Montenegro played well, never letting their head’s drop and playing good, probing football around England’s box, constantly testing the defense. With a man down (I’ll get there) the goal was coming, a combination of skill and drive forcing it in the net.

After a delightfully skillful turn by playmaker Simon Vukcevic, Cole decided the promising Man City youngster Stefan Savic didn’t need marking and left him to put in a cross. He didn’t let Ca$hley down, a looping backpost cross that left Hart looking incompetent, was headed in by a determined Delibasic.

I wasn’t remotely upset by the equaliser for several reasons. Firstly England were still going to qualify top so it didn’t affect that, and secondly because England didn’t deserve the win, and I wanted Capello and co to know that. But more importantly, I didn’t mind the goal because I was delighted for the Montenegrins.

As the players bundled into the crowd I saw genuine passion overtake sense. England celebrated like they expected it, Montenegro celebrated like they’d earned it.

Scoring for your country or completing a tax return form?

The ex-Yugoslavs didn’t just trump England’s passion out of play though – just look at the way Delibasic wants to get on the ball more than Cahill for the equaliser. He knows to head the ball in he is going to hit the post at full speed, but was anyone else going to win that ball? Definitely not. Perhaps Paul Ince wasn’t far off the mark after all.

Eclipsing all these points in the headlines will be Wayne Rooney, whos old self resurfaced to ‘do’ a Beckham 1998. I cannot emphasise enough how big a fool he is. For me, he is one of the current greats along with Messi, Xavi and co. But to remain in their league he’s got to cut this petulance out.

I don’t mind his natural aggression and the odd yellow but he needs to handle his frustrations. I’ve seen Messi in Argentinian colours pounding the floor when decisions go against him, I’ve seen him express displeasure to team mates after failed passes, but I’ve never seen him jeopardise his team’s chances like Rooney has (2005 doesn’t count at all).

Despite Capello trying to stop me enjoying the game (switching to a defensive 4-5-1 after an hour? Are you fucking kidding me?), I did enjoy it and I hope that team do well in the Finals. Montenegro that is.

Oh, I went there

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Bayern Munich 2-0 Man City: Tantrum Time!

Blimey, you’d think the game was in Milan for all the handbags that were thrown around during it. I’ve seen happier benches in graveyards. But we’ll get to that.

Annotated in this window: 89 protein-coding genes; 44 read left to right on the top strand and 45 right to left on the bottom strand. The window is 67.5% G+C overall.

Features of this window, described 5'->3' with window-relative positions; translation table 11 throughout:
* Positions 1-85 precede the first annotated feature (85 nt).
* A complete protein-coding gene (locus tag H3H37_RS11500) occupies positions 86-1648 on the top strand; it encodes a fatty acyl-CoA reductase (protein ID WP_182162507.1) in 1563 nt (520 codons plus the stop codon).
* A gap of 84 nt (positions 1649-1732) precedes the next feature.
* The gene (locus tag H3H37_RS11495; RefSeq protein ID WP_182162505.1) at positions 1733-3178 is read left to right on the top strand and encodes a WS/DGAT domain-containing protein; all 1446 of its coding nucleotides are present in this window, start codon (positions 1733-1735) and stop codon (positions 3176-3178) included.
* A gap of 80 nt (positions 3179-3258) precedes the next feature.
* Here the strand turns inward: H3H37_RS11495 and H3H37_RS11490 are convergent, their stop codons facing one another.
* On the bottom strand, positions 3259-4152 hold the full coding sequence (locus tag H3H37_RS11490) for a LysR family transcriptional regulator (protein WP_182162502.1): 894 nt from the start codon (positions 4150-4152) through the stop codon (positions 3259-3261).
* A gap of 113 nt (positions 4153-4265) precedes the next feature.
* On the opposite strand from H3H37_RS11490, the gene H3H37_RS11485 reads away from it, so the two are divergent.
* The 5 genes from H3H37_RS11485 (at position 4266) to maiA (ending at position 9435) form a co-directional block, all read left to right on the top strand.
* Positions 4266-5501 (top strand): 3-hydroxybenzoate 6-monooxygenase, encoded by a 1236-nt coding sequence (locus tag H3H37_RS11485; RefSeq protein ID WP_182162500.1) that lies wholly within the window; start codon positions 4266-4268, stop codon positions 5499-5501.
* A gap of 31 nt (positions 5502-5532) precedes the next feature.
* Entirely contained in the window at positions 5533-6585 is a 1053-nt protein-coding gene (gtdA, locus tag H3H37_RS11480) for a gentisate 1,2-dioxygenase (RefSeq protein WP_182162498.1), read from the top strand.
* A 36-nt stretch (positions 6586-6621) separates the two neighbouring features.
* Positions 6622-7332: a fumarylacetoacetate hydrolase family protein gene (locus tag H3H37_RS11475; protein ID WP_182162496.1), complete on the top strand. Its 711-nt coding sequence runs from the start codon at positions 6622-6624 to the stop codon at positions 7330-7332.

Munich had only conceded one goal in the league so far this season and it wasn’t hard to see why, they were pretty damn solid. However if there was a current team that could smash a well organised defense it could’ve been City, who have really looked the part up front. Dzeko, Aguero and Silva have been fairly rampant around opposition’s boxes so far this season and, as Mancini promised, the Citizens started with a very attacking lineup full of potential. Mancini’s confidence was so high he gave Kolo Toure a chance to have a kick about with his little bro.

21 foot of man there

The lineup paid up first, and cost later. City began really well, forcing the ball forwards and creating an excellent chance that Dzeko really should have done better with inside five minutes. The Blues were keeping the ball fairly well and looked good for a goal; Silva denied a solid penalty claim. As time elapsed in the first half I began to see just how ballsy Mancini’s tactic was, and subsequently how it was going to get them owned.

The key area of the pitch was the flanks, with Nasri vs Mueller and Silva vs Ribery. These aren’t complete mismatches as all the players are attack minded, enjoy coming inside and aren’t the greatest defenders (though Silva did remarkably well at times). The dribbling ability of the Man City widemen should have been enough to push their opposing numbers back , so long as City kept possession – which they did for a while, so much so that the overlapping Micah Richards was the most attacking player on the pitch.

Bayern absorbed City’s opening pressure and soon began to enjoy the ball themselves; this is where the tactic doesn’t work at all. Nasri and Silva have nothing to offer in the form of defense to Munich’s top attacking threats: Mueller and Ribery. The european pair played on the counter in the earlier stages as Bayern were still pressuring City for the ball, and they looked dangerous then; dragging the Blues out of shape.

Richards’ threat was impressive early on and, using offence as defense, he managed to contain Ribery further back a la Dani Alves. But it was to be short lived as Yaya Toure was left inadequate to the frenchman’s pace after Richards’ was caught out of position. Hart produced a great double save and had every right to be enraged at his lackluster defense allowing Gomez to tuck in to Mueller’s leftovers. I couldn’t help but think that had Nigel de Jong been on the field he perhaps would not have allowed one of the rebound shots.